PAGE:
Another former all-stater and now an assistant coach at Anderson, C.J. Penny, adds “He’s a guy that genuinely cares more about you as a person than a player, so when you see former players come back and support him, it truly shows what kind of man he is.”
And those players plan on being there for Drury and his family during the long recovery.
“If Coach were in a California hospital, I’d say there’d still be some of us there to visit him and his family,” says Shouse, the leading scorer on Drury’s first great Anderson team in 1991.
Drury hopes to be able to get back on a bike sometime in the future but for a long time, his biking will be limited to a stationary bike. The road to recovery will be long, but those who saw Drury walk the sidelines believe he will eventually be back.
“He may not be able to jump as high as he once could but he has already exceeded many expectations from this accident alone,” Shouse says. “I mean we are talking about a gy that fell from the high school gym rafters when I was a freshman. Who comes back from that? Coach Drury, that’s who.”
Penny adds, “There’s no doubt in my mind at all. Coach is a strong-willed and resilient guy.”
Like Drury’s game preparation, much of his recovery will be mind-over-matter. “He’s spent a lifetime teaching and living mental toughness,” White says. “He’s the most goal-oriented and goal-driven person I know. And most importantly, despite what some would call terrible luck, with a smile on his face, he is quick to say, ‘God has a reason and a plan for everything.”
As for Drury, the goal is simple. “I want to get back as close to normal as I can in as short a period as I can,” he says. “I have to be dedicated to what I want to try to accomplish. This has given me a chance to understand how some people live.”
Carlton quips the three sure things in life are, “Death, taxes and you can’t keep Coach Drury down. He wasn’t supposed to walk again after he fell out of the rafters. He coached an entire season with vertigo….And now this. It would be very easy for him to throw in the towel. But he is a role model and he knows all of Bearcat Nation is watching and he would feel like he’s letting us down if he doesn’t come all the way back. So he’ll come all the way back and mark my words, you’ll start seeing him back on his bike before long.”
Drury recalls his accident
Anderson County basketball coach Glen Drury expected an uneventful bicycle ride when he left his Lawrenceburg home on the afternoon of March 15. He pedaled through Community Park before heading north on U.S. 127.
He took a break just before turning for home at a gas station just before he reached Interstate 64. “I called Jennifer (his wife) from the BP station,” he remembers.
“He told me he was going to be a little while because he would be riding back into the wind,” Jennifer says.
She did not know what to think less than 10 minutes later when her phone indicated he was calling her again. It was actually Angie Champion, an Anderson County Middle School teacher who was one of the first to arrive on the scene of Drury’s accident. Champion was also going south on 127 and was tending to Drury before the Franklin County sheriff or EMS could arrive.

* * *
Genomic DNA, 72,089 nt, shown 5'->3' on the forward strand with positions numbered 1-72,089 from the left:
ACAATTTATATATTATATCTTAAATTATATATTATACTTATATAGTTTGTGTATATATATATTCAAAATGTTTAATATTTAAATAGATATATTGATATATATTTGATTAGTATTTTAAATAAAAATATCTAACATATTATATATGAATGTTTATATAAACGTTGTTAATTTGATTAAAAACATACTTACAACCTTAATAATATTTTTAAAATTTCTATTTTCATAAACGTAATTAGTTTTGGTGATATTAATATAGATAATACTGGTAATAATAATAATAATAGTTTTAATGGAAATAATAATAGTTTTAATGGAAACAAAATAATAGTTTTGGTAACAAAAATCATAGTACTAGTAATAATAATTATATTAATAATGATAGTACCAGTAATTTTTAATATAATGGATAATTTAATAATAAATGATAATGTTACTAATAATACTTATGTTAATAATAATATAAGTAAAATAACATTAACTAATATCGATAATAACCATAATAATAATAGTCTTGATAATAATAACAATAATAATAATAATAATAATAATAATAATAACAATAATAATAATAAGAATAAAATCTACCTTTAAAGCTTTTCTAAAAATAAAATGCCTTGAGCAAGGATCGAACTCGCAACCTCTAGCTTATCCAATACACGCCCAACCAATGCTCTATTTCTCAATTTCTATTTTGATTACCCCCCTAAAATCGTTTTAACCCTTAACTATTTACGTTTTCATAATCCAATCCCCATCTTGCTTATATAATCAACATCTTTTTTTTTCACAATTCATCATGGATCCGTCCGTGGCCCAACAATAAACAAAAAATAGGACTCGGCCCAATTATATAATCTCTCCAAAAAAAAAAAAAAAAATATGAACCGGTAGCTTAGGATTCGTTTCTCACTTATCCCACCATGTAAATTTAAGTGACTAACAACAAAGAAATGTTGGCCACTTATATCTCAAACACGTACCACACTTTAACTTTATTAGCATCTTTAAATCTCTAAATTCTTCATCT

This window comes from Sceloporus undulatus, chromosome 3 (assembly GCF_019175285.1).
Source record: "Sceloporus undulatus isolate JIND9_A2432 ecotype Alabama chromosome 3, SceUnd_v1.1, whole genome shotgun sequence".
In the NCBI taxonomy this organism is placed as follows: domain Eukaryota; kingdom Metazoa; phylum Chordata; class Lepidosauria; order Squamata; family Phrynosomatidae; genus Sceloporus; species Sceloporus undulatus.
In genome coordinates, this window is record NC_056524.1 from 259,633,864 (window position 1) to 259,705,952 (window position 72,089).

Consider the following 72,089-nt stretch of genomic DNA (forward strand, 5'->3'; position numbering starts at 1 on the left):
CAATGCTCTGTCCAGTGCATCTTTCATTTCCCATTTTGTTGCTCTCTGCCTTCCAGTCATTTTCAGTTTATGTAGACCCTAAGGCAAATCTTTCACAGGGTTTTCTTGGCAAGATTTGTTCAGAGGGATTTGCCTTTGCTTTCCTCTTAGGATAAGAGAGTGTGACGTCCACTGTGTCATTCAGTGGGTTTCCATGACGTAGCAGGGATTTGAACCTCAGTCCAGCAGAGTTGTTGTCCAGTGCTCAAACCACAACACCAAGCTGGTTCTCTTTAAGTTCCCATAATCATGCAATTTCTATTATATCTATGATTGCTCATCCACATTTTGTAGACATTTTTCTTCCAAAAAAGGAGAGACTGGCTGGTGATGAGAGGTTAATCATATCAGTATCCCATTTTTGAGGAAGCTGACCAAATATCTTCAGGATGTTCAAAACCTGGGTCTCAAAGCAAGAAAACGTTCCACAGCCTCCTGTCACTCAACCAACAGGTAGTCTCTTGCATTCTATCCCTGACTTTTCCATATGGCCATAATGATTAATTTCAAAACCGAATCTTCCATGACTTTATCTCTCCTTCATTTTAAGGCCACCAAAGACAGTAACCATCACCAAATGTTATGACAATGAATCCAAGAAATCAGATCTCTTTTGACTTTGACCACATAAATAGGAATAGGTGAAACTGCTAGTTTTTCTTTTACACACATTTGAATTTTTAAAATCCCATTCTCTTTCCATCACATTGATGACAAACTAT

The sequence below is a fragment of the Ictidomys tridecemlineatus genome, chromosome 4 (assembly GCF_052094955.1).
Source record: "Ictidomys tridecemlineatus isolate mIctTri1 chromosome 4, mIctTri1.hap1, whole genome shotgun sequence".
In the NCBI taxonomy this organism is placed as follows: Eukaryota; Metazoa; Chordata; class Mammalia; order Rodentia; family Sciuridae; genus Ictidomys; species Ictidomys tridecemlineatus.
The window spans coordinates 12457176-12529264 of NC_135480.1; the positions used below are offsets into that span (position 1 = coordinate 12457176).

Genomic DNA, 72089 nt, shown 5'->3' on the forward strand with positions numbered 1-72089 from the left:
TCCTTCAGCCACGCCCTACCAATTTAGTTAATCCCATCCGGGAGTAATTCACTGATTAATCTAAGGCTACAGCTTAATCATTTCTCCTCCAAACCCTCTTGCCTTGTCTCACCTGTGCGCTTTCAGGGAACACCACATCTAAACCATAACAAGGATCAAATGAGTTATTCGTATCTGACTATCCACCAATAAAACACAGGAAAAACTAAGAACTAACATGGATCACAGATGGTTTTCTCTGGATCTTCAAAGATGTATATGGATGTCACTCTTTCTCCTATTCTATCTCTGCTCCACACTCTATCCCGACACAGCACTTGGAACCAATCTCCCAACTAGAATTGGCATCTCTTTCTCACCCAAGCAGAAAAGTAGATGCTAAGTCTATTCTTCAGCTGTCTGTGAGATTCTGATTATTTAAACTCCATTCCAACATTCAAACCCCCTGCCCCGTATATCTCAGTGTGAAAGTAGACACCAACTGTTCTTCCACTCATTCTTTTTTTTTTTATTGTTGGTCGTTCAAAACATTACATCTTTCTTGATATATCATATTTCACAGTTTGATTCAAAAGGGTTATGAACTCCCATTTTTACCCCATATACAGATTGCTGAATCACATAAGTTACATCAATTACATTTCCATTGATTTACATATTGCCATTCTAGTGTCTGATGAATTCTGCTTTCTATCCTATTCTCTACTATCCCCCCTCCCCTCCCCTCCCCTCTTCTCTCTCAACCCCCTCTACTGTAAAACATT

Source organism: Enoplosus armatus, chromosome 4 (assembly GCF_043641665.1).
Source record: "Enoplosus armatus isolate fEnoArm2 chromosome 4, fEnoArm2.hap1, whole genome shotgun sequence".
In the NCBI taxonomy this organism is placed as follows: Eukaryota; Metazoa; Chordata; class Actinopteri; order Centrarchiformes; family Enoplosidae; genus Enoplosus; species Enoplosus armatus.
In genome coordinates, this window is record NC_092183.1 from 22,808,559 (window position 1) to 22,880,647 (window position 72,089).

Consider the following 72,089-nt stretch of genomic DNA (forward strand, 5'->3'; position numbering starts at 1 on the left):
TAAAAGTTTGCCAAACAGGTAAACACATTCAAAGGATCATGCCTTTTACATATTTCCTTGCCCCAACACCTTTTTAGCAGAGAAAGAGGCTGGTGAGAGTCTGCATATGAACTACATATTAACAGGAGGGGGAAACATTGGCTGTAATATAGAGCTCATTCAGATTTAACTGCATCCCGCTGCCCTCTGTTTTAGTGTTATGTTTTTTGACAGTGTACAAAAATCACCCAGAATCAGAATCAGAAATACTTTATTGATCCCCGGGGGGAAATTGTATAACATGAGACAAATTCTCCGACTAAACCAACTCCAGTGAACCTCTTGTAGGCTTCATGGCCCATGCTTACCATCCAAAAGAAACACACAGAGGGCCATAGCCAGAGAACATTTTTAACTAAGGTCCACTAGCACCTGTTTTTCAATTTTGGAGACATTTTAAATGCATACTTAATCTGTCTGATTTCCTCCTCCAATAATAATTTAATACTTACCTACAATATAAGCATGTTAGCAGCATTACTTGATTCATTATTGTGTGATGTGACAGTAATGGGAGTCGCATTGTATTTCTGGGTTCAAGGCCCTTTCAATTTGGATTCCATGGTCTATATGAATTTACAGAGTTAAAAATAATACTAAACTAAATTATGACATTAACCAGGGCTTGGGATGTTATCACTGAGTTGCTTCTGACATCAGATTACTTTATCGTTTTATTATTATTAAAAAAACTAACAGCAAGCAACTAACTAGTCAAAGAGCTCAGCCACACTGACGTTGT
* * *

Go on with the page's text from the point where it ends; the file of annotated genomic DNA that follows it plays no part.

Drury has a vivid recollection of what happened. “I saw the car from a distance,” he says. “Basically it didn’t stop. I felt myself getting hit.” Drury flew across 127 South and landed on the northbound side of the median. He says one of his arms actually landed on the pavement of the northbound lanes.
Drury praised the staff at Frankfort Regional Medical Center. “They were A-No. 1,” Drury says. Among those who cared for him were Dr. Bryan Shouse, who was on call at the time of Drury’s accident, and Tammy Payton, a hospital coordinator checked on Drury’s needs daily.
Drury also singled out nurse Melissa Moudy, wife of Anderson County High School teacher Todd Moudy. “She was great!” he said.
But Jennifer Drury adds, “There is no way we could list everyone who has been involved in his recovery. I know we would leave someone out.”
“Coach Drury means so much to the Eighth Region and coaches around the state! He took time to sit down with me at a team camp in Glasgow when I was a young JV coach in the late 90s. I still use what he shared as I move away from the game. Glad he’s getting better.
— John Leeper, Director of Personnel, Shelby County schools and former head basketball coach at Bullitt Central High School.
“He is one tough man. With the Good Lord’s help, I have no doubt he will recover.”
–David Shelburne, former head coach at Bullitt East High School and former athletic director at Spencer County High School. Also the father of country singer, J.D. Shelburne.
“Prayers from Coach Stowers’ family and the Pioneer Nation.”
–Jeff Stowers, girls’ basketball coach, Simon Kenton High School.
“He always makes it clear that you have to live in the present, you can’t do anything about yesterday but you can win the today and it will prepare you for tomorrow.”
— Former Anderson all-stater (2009) and current Bearcat assistant coach C.J. Penny.
“He’d bring in a story about Larry Bird or some other basketball great and share some of the ways those players prepared for game and life situations. These teaching moments from Coach would be something that would transpire and stick with so many of us in our lives we’ve grown to appreciate. I know for me personally, I am so grateful and thankful for everything Coach has shared and taught me, even when he wasn’t trying. Coach has a gift from God and he knows it and he definitely cherishes all of God’s blessings. His awesome faith will bring him through all of this.”
— Johnny Shouse, Anderson County Class of 1991.